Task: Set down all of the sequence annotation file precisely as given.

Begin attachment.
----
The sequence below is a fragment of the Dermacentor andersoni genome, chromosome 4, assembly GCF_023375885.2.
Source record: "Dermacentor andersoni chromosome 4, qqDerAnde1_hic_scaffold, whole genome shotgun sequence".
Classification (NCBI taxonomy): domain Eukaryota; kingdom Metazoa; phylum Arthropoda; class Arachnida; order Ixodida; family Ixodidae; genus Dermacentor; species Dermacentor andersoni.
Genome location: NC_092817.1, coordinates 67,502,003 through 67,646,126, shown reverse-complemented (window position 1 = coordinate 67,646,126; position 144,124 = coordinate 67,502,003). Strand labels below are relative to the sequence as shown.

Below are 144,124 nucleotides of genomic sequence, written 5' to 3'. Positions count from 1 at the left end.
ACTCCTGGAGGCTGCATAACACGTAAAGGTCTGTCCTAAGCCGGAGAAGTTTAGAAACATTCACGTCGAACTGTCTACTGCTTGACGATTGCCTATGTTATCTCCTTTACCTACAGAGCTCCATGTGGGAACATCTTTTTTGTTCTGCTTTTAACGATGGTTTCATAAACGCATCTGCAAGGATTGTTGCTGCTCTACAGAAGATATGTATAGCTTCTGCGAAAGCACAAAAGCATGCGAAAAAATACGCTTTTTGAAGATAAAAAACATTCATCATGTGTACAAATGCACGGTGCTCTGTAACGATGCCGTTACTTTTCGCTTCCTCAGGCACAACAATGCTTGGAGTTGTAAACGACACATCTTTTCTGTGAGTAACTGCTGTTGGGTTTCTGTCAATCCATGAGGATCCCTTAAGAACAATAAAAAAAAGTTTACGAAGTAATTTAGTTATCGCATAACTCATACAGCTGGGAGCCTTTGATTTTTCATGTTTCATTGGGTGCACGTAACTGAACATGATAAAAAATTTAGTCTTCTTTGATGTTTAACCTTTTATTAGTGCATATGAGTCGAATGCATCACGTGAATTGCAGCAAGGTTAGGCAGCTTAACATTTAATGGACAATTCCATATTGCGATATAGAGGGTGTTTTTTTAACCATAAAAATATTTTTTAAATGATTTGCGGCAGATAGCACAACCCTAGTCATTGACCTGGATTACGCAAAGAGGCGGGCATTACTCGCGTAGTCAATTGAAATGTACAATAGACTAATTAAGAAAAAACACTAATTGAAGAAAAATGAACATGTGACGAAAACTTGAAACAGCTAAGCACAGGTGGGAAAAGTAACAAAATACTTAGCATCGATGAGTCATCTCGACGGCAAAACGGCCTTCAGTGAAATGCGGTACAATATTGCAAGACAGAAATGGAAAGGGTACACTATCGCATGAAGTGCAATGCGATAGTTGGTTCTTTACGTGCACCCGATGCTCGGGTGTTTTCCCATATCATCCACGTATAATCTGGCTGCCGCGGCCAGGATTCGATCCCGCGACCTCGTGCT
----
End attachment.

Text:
The sequence below is a fragment of the Dermacentor andersoni genome, chromosome 4, assembly GCF_023375885.2.
Source record: "Dermacentor andersoni chromosome 4, qqDerAnde1_hic_scaffold, whole genome shotgun sequence".
Classification (NCBI taxonomy): domain Eukaryota; kingdom Metazoa; phylum Arthropoda; class Arachnida; order Ixodida; family Ixodidae; genus Dermacentor; species Dermacentor andersoni.
Genome location: NC_092817.1, coordinates 67,502,003 through 67,646,126, shown reverse-complemented (window position 1 = coordinate 67,646,126; position 144,124 = coordinate 67,502,003). Strand labels below are relative to the sequence as shown.

Below are 144,124 nucleotides of genomic sequence, written 5' to 3'. Positions count from 1 at the left end.
ACTCCTGGAGGCTGCATAACACGTAAAGGTCTGTCCTAAGCCGGAGAAGTTTAGAAACATTCACGTCGAACTGTCTACTGCTTGACGATTGCCTATGTTATCTCCTTTACCTACAGAGCTCCATGTGGGAACATCTTTTTTGTTCTGCTTTTAACGATGGTTTCATAAACGCATCTGCAAGGATTGTTGCTGCTCTACAGAAGATATGTATAGCTTCTGCGAAAGCACAAAAGCATGCGAAAAAATACGCTTTTTGAAGATAAAAAACATTCATCATGTGTACAAATGCACGGTGCTCTGTAACGATGCCGTTACTTTTCGCTTCCTCAGGCACAACAATGCTTGGAGTTGTAAACGACACATCTTTTCTGTGAGTAACTGCTGTTGGGTTTCTGTCAATCCATGAGGATCCCTTAAGAACAATAAAAAAAAGTTTACGAAGTAATTTAGTTATCGCATAACTCATACAGCTGGGAGCCTTTGATTTTTCATGTTTCATTGGGTGCACGTAACTGAACATGATAAAAAATTTAGTCTTCTTTGATGTTTAACCTTTTATTAGTGCATATGAGTCGAATGCATCACGTGAATTGCAGCAAGGTTAGGCAGCTTAACATTTAATGGACAATTCCATATTGCGATATAGAGGGTGTTTTTTTAACCATAAAAATATTTTTTAAATGATTTGCGGCAGATAGCACAACCCTAGTCATTGACCTGGATTACGCAAAGAGGCGGGCATTACTCGCGTAGTCAATTGAAATGTACAATAGACTAATTAAGAAAAAACACTAATTGAAGAAAAATGAACATGTGACGAAAACTTGAAACAGCTAAGCACAGGTGGGAAAAGTAACAAAATACTTAGCATCGATGAGTCATCTCGACGGCAAAACGGCCTTCAGTGAAATGCGGTACAATATTGCAAGACAGAAATGGAAAGGGTACACTATCGCATGAAGTGCAATGCGATAGTTGGTTCTTTACGTGCACCCGATGCTCGGGTGTTTTCCCATATCATCCACGTATAATCTGGCTGCCGCGGCCAGGATTCGATCCCGCGACCTCGTGCT